I had my first blog when my husband and I moved to the United States. I was planning to stay in touch with my family and friend living in Taiwan by posting my diaries on my blog. It didn’t last too long because my husband didn’t like our live revealed on the Internet. However, following up different blogs has been part of my life to keep up with the world. I don’t have too much personal experience of using Wikis. Most of my Wiki knowledge was acquired from the Internet or other users’ experiences.
Accompanying with the popularity of blogs and wikis, more and more educators start to integrate them into academic activities for educational purposes. One of common characteristics of blogs and wikis is that they allow teachers to reach out to the community or even the whole world and bring the community with the same interests into the classroom. Blogs are more intended for web-based journals written usually by a single author and typically within a specific theme or area of interest. On the other hand, wikis are a type of writing cyberspace and allows users to express and edit the postings and are designed for collaborative authoring by everyone in the group. After I did visit a wide range of blogs and wikis and combined research, I found out that despite of the fundamental differences, both of blogs and wikis share some common advantages and disadvantages, my reflections on them are shown as the following points.
1. Free or inexpensive. Many providers offer free blog or wiki services. Even with advanced features, they charge a quite affordable price.
2. Offer an easy publishing tool for posting information as well as getting feedback to and from public. Both of them are easy to learn and use with pre-designed templates and step by step user guidelines.
3. Enable educators and learners to expand the learning circle with parents, communities, or even the people around the world who has access to the Internet. They allow users by sharing their articles, views and comments to build a network with similar interests.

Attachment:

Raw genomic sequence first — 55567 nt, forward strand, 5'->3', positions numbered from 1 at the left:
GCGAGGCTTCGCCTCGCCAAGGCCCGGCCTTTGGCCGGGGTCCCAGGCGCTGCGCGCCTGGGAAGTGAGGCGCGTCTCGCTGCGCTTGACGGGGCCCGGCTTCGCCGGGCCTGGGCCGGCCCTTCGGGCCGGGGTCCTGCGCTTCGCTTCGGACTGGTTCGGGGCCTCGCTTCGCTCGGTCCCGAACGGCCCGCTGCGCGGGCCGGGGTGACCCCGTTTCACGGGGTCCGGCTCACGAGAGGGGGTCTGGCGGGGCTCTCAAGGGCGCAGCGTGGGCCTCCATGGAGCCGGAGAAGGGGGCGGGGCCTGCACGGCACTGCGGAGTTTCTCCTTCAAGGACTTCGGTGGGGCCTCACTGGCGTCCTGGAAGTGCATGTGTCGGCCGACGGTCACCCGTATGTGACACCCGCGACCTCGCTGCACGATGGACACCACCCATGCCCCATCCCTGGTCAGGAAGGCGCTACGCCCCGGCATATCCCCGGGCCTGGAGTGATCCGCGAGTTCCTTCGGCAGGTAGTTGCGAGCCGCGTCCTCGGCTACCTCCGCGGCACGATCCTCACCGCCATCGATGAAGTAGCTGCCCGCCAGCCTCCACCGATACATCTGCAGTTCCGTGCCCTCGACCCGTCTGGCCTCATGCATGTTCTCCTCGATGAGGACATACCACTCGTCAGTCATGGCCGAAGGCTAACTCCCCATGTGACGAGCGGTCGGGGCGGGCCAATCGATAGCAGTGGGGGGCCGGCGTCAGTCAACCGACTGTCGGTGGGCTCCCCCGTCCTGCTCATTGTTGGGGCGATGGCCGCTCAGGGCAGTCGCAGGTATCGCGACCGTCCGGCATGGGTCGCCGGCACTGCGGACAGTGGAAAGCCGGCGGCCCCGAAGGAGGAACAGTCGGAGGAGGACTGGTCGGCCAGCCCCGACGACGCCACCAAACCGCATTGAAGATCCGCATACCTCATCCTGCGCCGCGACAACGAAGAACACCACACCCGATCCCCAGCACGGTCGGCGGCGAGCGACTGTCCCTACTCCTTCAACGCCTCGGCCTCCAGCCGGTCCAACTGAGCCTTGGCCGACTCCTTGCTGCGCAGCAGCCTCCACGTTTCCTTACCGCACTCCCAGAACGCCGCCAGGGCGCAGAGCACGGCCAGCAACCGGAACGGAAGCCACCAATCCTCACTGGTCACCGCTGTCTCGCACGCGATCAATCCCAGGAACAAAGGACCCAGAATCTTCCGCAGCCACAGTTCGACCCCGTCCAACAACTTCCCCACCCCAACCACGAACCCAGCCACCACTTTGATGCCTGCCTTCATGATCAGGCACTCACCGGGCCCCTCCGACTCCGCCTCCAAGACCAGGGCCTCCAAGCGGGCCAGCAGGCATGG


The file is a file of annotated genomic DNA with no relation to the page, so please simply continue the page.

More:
4. Digital achieve. It eases the frustration of navigation for the posted articles and discussion in relation to particular topics. With recent change feature, wikis have the capability to track every edit and to revert back a previous version of postings.
5. Provide collaborative learning environment and promote communication skills in some aspects. Wikis and blogs create a common goal of participation and help learners develop social skills about group consensus and compromise. Students are encouraged to being authors and develop communication skills, especially in writing and reading, while class activities take place in virtual setting rather than traditional classroom.
1. Confidentiality and quality concern. All the postings go to public unless the site owner limits the access. It’s time consuming and involves a lot of efforts to maintain the quality of the site quality and keep it on task. Public publication can also result in becoming an easy target for spam or vandalism if not manage properly.
2. Plagiarism and copyright issues. The publishers need extra caution not only to make sure all the postings are original or the quotations from others are clearly remarked, but also for prevention from outsiders stealing their intellectual properties.
3. Hard to grade and assess. It can be overwhelming for educators to grade either too many or too few entries are posted by students.
4. Users can be distracted easily. Once the students get connected with blogs or wikis, they also have access to the entire virtual world and can get diverted away from their tasks easily.
5. Lack of listening and speaking skill training. The activities are mainly conducted in text writing. Not all language skills can be comprehended in blogging or wiki related coursework, especially in listening and speaking. Writing may be more casual than traditional assignment and can lead to sloppy writing similar to email or text messaging.